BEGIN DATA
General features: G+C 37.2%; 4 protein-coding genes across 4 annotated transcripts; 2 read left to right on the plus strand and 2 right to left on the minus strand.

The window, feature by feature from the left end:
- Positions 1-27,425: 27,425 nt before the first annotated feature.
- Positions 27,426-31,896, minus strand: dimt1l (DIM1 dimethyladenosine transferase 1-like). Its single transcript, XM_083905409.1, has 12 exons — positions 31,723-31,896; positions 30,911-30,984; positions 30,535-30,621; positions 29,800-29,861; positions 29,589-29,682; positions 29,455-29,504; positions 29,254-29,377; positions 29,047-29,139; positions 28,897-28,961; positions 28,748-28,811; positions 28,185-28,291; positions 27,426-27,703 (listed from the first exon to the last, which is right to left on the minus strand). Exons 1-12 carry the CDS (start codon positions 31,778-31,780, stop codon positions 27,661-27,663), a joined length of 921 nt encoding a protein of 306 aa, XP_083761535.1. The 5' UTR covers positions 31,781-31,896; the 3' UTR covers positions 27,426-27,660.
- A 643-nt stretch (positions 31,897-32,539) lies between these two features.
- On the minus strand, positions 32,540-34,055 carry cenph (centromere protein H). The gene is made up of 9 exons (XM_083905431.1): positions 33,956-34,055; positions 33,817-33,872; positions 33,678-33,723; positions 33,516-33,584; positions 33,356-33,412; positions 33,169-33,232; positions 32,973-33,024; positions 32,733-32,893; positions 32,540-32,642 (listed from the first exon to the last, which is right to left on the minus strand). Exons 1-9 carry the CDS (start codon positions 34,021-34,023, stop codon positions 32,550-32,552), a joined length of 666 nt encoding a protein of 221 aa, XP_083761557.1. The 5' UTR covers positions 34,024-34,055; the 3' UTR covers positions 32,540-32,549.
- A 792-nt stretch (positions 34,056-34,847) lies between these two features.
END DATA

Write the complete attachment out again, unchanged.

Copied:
General features: G+C 37.2%; 4 protein-coding genes across 4 annotated transcripts; 2 read left to right on the plus strand and 2 right to left on the minus strand.

The window, feature by feature from the left end:
- Positions 1-27,425: 27,425 nt before the first annotated feature.
- Positions 27,426-31,896, minus strand: dimt1l (DIM1 dimethyladenosine transferase 1-like). Its single transcript, XM_083905409.1, has 12 exons — positions 31,723-31,896; positions 30,911-30,984; positions 30,535-30,621; positions 29,800-29,861; positions 29,589-29,682; positions 29,455-29,504; positions 29,254-29,377; positions 29,047-29,139; positions 28,897-28,961; positions 28,748-28,811; positions 28,185-28,291; positions 27,426-27,703 (listed from the first exon to the last, which is right to left on the minus strand). Exons 1-12 carry the CDS (start codon positions 31,778-31,780, stop codon positions 27,661-27,663), a joined length of 921 nt encoding a protein of 306 aa, XP_083761535.1. The 5' UTR covers positions 31,781-31,896; the 3' UTR covers positions 27,426-27,660.
- A 643-nt stretch (positions 31,897-32,539) lies between these two features.
- On the minus strand, positions 32,540-34,055 carry cenph (centromere protein H). The gene is made up of 9 exons (XM_083905431.1): positions 33,956-34,055; positions 33,817-33,872; positions 33,678-33,723; positions 33,516-33,584; positions 33,356-33,412; positions 33,169-33,232; positions 32,973-33,024; positions 32,733-32,893; positions 32,540-32,642 (listed from the first exon to the last, which is right to left on the minus strand). Exons 1-9 carry the CDS (start codon positions 34,021-34,023, stop codon positions 32,550-32,552), a joined length of 666 nt encoding a protein of 221 aa, XP_083761557.1. The 5' UTR covers positions 34,024-34,055; the 3' UTR covers positions 32,540-32,549.
- A 792-nt stretch (positions 34,056-34,847) lies between these two features.